Mental health continues to be an area of great need in our society, according to the World Health Organization, approximately 1 in 4 people in the world will be affected by mental health disorders at some point in their lives. However, it can be difficult to pinpoint the exact number, as many people might not seek treatment or receive a diagnosis, with social and cultural stigmas continuing to play a part, despite the fact it can affect individuals of all ages, genders and backgrounds.
As we think of the role technology, especially in addressing the disbalance between available healthcare providers and increased demand of those services, AI and AI algorithms could play a role in reducing that gap. From diagnosis through behavioural data and automated assessments, to personalized care through customized recommendations of treatment, technology has the potential of scaling available mental health support.
However, to be truly inclusive, AI systems need to build on inclusive data and design with intersectional considerations in mind (such as culture, language, race, gender and more). Furthermore, user privacy and protection is absolutely paramount. Users must be aware at all times be of how their information is being used and by whom and have full control over it.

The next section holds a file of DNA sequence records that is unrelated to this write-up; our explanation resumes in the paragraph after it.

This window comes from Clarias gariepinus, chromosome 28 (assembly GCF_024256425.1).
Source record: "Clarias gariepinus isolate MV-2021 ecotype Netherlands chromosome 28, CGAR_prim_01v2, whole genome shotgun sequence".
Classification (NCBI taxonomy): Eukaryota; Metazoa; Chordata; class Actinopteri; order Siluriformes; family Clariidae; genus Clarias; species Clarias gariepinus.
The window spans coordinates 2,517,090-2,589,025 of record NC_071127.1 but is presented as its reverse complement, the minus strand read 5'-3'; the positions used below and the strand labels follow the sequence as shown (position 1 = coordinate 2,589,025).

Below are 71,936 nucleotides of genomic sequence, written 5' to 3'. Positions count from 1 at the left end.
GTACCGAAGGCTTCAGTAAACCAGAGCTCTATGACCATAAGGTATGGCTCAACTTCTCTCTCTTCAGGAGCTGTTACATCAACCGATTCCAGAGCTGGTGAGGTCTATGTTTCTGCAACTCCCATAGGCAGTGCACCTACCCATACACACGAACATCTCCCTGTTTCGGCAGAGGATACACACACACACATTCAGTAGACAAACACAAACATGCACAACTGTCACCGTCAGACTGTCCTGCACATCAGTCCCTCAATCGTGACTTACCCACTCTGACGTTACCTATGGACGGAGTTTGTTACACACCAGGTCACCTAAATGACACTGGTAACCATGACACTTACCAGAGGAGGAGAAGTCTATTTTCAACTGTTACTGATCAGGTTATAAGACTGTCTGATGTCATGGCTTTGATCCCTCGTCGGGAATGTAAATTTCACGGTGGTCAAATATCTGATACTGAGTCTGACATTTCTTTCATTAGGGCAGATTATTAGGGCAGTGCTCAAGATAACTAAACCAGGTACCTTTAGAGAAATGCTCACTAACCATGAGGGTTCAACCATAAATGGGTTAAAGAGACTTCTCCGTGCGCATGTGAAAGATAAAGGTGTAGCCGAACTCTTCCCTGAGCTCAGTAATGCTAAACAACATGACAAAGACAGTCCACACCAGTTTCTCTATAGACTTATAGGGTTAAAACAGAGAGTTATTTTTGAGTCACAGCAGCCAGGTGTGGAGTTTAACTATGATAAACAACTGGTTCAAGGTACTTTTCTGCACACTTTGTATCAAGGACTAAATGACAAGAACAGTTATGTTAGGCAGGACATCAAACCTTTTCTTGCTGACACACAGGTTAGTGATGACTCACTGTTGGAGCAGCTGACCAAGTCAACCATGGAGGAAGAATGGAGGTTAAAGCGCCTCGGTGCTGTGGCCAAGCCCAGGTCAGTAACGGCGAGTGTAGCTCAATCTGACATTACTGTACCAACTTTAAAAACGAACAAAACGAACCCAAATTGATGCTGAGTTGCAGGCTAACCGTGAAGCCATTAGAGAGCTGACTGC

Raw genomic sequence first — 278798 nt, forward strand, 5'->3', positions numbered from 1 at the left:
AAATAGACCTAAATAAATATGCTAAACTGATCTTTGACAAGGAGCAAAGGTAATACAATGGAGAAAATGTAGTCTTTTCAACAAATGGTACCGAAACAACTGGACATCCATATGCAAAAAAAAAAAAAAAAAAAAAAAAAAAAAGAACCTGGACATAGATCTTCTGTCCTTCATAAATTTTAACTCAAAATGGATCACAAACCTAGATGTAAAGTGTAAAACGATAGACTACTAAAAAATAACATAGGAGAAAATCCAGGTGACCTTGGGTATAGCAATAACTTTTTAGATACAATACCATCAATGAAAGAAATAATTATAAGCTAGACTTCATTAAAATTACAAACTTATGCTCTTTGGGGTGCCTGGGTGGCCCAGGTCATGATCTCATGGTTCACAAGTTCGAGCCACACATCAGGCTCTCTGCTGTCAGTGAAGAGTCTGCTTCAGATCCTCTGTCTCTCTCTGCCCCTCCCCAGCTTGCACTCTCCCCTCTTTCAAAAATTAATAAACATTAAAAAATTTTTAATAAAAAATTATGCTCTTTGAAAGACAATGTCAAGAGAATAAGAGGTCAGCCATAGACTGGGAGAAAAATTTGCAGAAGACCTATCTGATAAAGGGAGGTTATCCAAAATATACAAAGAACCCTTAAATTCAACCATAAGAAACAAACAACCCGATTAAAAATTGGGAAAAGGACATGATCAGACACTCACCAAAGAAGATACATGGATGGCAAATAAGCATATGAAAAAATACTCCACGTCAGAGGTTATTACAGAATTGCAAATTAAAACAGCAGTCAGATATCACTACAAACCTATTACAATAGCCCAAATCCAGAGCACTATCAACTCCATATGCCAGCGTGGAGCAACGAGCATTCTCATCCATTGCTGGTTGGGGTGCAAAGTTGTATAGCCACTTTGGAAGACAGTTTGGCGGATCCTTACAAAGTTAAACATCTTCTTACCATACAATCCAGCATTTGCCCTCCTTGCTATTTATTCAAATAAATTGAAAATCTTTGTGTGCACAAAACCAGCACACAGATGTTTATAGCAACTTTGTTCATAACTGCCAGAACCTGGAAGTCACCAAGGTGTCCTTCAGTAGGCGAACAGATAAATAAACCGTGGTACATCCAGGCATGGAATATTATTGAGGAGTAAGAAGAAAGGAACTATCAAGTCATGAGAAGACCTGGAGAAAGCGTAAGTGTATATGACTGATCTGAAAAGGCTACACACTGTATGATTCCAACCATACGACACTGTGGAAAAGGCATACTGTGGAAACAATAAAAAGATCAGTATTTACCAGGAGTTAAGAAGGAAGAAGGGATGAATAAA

In our latest request for proposals for the AI for Accessibility grant program, project submissions gravitated around a few key themes, including: Cognitive Behavioral Therapy (CBT) as a modality for delivering mental health services, personalization of support in local languages through text analysis, AI-human partnerships for community-informed care as well as the exploration of wearables in detecting changes in mental health.
The opportunity for culturally inclusive mental health resources
An interdisciplinary team spearheaded by SafeLab, in partnership with the University of Pennsylvania, Columbia University and mental health service provider the Center for Black Well-being, is working on developing a web new platform, JoyNet. The platform will focus on culturally relevant resources related to grief and mental health challenges in support of Black youth, which will displayed in accessible and visually appealing ways. Furthermore, the goal is for JoyNet to be used and kept as an open-source code, allowing further expansion to other underrepresented and marginalized communities.